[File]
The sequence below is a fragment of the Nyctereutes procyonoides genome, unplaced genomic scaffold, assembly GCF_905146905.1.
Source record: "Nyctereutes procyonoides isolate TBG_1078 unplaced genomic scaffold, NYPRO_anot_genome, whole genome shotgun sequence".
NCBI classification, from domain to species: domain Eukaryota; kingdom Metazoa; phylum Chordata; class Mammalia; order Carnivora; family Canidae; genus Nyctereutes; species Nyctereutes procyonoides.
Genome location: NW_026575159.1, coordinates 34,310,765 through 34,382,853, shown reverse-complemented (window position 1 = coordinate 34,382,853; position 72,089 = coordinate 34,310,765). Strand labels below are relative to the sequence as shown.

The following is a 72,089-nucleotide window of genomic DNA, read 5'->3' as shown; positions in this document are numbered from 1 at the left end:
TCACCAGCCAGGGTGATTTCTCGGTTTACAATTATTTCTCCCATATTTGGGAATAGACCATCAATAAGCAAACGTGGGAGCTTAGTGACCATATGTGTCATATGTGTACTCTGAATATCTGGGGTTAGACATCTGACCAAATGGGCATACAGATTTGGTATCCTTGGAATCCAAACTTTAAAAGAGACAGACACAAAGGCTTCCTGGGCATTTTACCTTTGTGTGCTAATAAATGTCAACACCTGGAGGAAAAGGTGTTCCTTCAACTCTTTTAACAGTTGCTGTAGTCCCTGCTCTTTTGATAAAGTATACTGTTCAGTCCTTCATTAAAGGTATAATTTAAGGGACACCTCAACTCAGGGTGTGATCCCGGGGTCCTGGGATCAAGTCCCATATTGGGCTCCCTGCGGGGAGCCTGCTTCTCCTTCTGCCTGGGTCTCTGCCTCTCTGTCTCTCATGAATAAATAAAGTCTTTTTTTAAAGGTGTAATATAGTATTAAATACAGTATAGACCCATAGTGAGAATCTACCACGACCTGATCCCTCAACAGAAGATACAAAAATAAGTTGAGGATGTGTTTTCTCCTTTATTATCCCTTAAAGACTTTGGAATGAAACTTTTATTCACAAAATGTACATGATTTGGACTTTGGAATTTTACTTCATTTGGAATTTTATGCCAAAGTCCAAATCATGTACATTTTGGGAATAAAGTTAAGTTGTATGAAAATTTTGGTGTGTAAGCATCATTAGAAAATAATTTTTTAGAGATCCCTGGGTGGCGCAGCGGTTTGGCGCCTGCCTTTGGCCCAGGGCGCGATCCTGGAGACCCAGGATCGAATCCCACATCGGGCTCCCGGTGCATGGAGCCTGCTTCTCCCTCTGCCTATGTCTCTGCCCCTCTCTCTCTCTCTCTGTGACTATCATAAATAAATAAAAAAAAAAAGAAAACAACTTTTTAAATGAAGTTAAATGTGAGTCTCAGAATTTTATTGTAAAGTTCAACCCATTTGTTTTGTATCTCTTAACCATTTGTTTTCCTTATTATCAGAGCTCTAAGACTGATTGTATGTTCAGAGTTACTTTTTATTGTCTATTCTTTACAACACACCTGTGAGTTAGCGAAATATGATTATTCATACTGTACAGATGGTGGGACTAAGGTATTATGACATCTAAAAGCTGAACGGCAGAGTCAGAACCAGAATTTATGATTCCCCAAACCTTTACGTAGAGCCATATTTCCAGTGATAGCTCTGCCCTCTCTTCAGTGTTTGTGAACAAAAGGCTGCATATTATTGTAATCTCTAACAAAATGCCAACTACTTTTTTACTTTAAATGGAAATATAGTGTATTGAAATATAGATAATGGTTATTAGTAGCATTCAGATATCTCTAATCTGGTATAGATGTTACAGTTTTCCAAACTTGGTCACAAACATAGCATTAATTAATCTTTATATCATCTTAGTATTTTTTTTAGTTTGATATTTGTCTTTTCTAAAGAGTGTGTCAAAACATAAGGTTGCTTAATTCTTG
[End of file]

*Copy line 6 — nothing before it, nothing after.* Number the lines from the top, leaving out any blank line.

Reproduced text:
TCACCAGCCAGGGTGATTTCTCGGTTTACAATTATTTCTCCCATATTTGGGAATAGACCATCAATAAGCAAACGTGGGAGCTTAGTGACCATATGTGTCATATGTGTACTCTGAATATCTGGGGTTAGACATCTGACCAAATGGGCATACAGATTTGGTATCCTTGGAATCCAAACTTTAAAAGAGACAGACACAAAGGCTTCCTGGGCATTTTACCTTTGTGTGCTAATAAATGTCAACACCTGGAGGAAAAGGTGTTCCTTCAACTCTTTTAACAGTTGCTGTAGTCCCTGCTCTTTTGATAAAGTATACTGTTCAGTCCTTCATTAAAGGTATAATTTAAGGGACACCTCAACTCAGGGTGTGATCCCGGGGTCCTGGGATCAAGTCCCATATTGGGCTCCCTGCGGGGAGCCTGCTTCTCCTTCTGCCTGGGTCTCTGCCTCTCTGTCTCTCATGAATAAATAAAGTCTTTTTTTAAAGGTGTAATATAGTATTAAATACAGTATAGACCCATAGTGAGAATCTACCACGACCTGATCCCTCAACAGAAGATACAAAAATAAGTTGAGGATGTGTTTTCTCCTTTATTATCCCTTAAAGACTTTGGAATGAAACTTTTATTCACAAAATGTACATGATTTGGACTTTGGAATTTTACTTCATTTGGAATTTTATGCCAAAGTCCAAATCATGTACATTTTGGGAATAAAGTTAAGTTGTATGAAAATTTTGGTGTGTAAGCATCATTAGAAAATAATTTTTTAGAGATCCCTGGGTGGCGCAGCGGTTTGGCGCCTGCCTTTGGCCCAGGGCGCGATCCTGGAGACCCAGGATCGAATCCCACATCGGGCTCCCGGTGCATGGAGCCTGCTTCTCCCTCTGCCTATGTCTCTGCCCCTCTCTCTCTCTCTCTGTGACTATCATAAATAAATAAAAAAAAAAAGAAAACAACTTTTTAAATGAAGTTAAATGTGAGTCTCAGAATTTTATTGTAAAGTTCAACCCATTTGTTTTGTATCTCTTAACCATTTGTTTTCCTTATTATCAGAGCTCTAAGACTGATTGTATGTTCAGAGTTACTTTTTATTGTCTATTCTTTACAACACACCTGTGAGTTAGCGAAATATGATTATTCATACTGTACAGATGGTGGGACTAAGGTATTATGACATCTAAAAGCTGAACGGCAGAGTCAGAACCAGAATTTATGATTCCCCAAACCTTTACGTAGAGCCATATTTCCAGTGATAGCTCTGCCCTCTCTTCAGTGTTTGTGAACAAAAGGCTGCATATTATTGTAATCTCTAACAAAATGCCAACTACTTTTTTACTTTAAATGGAAATATAGTGTATTGAAATATAGATAATGGTTATTAGTAGCATTCAGATATCTCTAATCTGGTATAGATGTTACAGTTTTCCAAACTTGGTCACAAACATAGCATTAATTAATCTTTATATCATCTTAGTATTTTTTTTAGTTTGATATTTGTCTTTTCTAAAGAGTGTGTCAAAACATAAGGTTGCTTAATTCTTG